SEC warns public against crypto, crowdfunding, franchising scams

MANILA – The Securities and Exchange Commission (SEC) has warned the public against individuals and groups engaged in unauthorized investment-taking rackets  disguised as cryptocurrency trading and franchising.

In recent separate advisories, the Commission advised the public to exercise caution when dealing with Jams Mart, Solmax Global Limited, Igniter 100, and BitAccelerate.

All these groups have not secured the necessary licenses to offer securities for sale within the Philippines, as required under Republic Act 8799, or the Securities Regulation Code.

The SEC warned all individuals and/or entities involved in the unauthorized investment-taking activities of the strict penalties provided under the Securities Regulation Code, and other laws, rules and regulations enforced by the Commission.

The Securities Regulation Code, for one, punishes those who act as salesmen, brokers, dealers or agents with a maximum fine of P5 million or imprisonment of up to 21 years or both.

Similarly, those who invite or recruit others to join or invest in such ventures or offer investment contracts or securities to the public may incur criminal liability, or otherwise be sanctioned or penalized accordingly, as held by the Supreme Court in the case of SEC vs. Oudine Santos (G.R. No. 195542, 19 March 2014).

SEC said Jams Mart. headed by a certain Niño Luis A. Jamili, is not registered with the Commission either as a corporation or as a partnership.

The group it said, has been offering investments to the public through its franchise investment program, where investors are promised up to 300% returns within a year.

Under the scheme, an investor may co-own a Jams Mart outlet with an investment of at least P75,000, in exchange for 5% of shares. Every 5% share allocation guarantees a monthly 7% interest or P5,250 monthly sale shares of P4,750, and a fixed dividend of P4,750, for a total annual return of P225,000.

Availing of the 100% franchising agreement for P1.5 million would entitle an investor to 10% monthly interest and a 15% share in its monthly earnings, totaling 300% in one year.

SEC said Solmax Global and Igniter 100 have meanwhile been enticing the public to invest in its initial coin offering (ICO) through its Filipino Independent Marketing Partners (IMP).

Supposedly based in London, Solmax and Igniter 100 are operated by Florian Krueger, Serge Meulenbelt, Abdul Rehman Sandhu, Steven Lubka, Thelma Dhlovu, Aarron Bates, and Asim Mirza.

Their ICO supposedly involves their cryptocurrency called “Equity Token” or “i100” valued at 0.38 pounds per token/share as of November 2020, with expectations that the price would drastically increase once listed in the open market this year.

The investment packages range from 25 to 5,000 euros, with a total guaranteed passive income of 1% per day for a total of 200% in 200 days. The investors could increase their returns to 2% per day for 100 days if they could recruit at least three more into the scheme.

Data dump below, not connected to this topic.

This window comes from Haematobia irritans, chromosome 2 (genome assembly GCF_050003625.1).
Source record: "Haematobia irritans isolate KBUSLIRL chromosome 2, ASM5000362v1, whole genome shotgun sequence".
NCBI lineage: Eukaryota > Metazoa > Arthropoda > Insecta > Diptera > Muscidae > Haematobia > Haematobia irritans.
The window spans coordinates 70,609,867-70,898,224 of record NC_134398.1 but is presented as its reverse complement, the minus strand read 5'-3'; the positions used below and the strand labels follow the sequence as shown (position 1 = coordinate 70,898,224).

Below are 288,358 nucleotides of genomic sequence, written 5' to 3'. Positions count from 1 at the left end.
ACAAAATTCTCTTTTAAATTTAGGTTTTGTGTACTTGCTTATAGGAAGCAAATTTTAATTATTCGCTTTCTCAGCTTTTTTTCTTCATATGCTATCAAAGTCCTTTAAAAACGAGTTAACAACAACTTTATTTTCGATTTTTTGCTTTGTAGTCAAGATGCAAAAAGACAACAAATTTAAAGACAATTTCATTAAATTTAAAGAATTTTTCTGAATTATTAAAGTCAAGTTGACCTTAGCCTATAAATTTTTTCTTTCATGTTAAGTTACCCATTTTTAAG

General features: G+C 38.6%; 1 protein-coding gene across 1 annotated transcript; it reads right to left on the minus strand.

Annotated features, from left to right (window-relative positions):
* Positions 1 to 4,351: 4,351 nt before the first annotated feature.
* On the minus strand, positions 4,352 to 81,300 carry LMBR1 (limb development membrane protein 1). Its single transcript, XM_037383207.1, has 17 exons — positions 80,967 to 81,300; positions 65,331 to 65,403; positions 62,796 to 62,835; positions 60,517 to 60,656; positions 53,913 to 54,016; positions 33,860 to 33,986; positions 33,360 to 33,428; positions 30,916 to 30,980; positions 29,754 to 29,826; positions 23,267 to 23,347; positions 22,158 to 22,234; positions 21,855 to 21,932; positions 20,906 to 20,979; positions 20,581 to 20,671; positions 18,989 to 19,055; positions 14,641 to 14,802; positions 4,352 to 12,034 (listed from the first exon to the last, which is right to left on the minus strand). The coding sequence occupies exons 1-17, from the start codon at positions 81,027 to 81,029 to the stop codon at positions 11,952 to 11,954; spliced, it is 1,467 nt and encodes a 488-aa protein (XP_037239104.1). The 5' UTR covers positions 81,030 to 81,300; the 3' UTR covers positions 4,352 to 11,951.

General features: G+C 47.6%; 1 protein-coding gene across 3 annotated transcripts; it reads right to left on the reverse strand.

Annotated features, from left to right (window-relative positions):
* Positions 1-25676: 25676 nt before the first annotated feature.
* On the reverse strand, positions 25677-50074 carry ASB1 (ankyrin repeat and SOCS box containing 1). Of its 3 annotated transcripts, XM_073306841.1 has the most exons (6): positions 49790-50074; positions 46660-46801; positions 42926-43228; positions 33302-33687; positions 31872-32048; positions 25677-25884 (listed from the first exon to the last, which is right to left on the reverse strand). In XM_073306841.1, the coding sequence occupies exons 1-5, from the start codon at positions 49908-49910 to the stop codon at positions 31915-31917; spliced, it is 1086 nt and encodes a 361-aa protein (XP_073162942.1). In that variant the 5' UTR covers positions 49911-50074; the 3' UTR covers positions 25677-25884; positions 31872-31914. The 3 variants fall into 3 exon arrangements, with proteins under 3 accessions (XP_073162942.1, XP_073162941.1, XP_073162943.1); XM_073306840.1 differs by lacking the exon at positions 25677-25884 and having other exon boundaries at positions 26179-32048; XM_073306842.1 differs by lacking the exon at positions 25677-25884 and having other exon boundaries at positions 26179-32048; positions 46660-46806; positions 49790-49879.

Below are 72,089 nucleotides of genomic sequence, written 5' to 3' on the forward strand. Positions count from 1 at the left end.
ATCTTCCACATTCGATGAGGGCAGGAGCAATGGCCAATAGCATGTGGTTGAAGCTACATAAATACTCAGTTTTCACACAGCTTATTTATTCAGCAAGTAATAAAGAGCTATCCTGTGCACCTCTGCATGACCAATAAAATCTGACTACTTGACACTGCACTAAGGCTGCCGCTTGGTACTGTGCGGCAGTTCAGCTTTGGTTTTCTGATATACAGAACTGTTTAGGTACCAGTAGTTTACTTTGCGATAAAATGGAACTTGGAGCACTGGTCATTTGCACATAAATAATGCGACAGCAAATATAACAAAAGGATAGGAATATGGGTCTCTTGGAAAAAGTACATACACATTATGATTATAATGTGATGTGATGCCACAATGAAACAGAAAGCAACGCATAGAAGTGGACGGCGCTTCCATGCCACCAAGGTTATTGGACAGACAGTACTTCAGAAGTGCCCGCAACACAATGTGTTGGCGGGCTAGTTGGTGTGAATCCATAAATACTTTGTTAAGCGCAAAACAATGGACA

The investor has the option to lock in their investment for a year in exchange for a bigger income, depending on the corresponding number of equity tokens or 100 shares derived from their chosen package. 

Based on a projected value of 6 to 8 euros per share once the tokens are listed, investing in Solmax and Igniter 100 could allegedly generate returns of 1,500% a year.

Solmax and Igniter 100 also supposedly provide other income opportunities for investors, such as ranking bonuses, referral commissions, binary bonuses, matching bonuses, global pool bonuses, as well as car, travel, and gadget incentives, among others.

The SEC warned that Solmax and Igniter 100, despite claiming legitimacy abroad, may be operating a Ponzi scheme, wherein early-stage investors are likely to be paid out from investments of new investors instead of from the sale of legitimate products or services.

Furthermore, both entities have not secured a license from the SEC to conduct its ICO in the Philippines. They are neither included among the registered banks, exchanges, or companies engaged in digital assets with the Bangko Sentral ng Pilipinas.

BitAccelerate, for its part, also operates under the names Bitaccelerateproject.  com, BA, and BitAccelerator, and claims to be operating a crowdfunding international platform that provides investors both long-term active and passive income.

Investors could supposedly generate income from BitAccelerate’s compensation plans, depending on the number of referrals and/or membership fees they have gathered. 

The investor will then be asked to download the Telegram app, where they could input their investments through the BitAccelerate Bot. Investors could generate up to 350%  maximum passive income from their investments, or 2% to 8% daily profit.

BitAccelerate’s so-called smart contract partakes of the nature of securities through an investment contract, where investors need not exert any effort other than to invest or place money for them to earn a profit, SEC said.

The Commission reminds the public that cryptocurrencies are very volatile and involve a higher degree of risk, making any promise of lucrative returns really and “truly ambiguous.”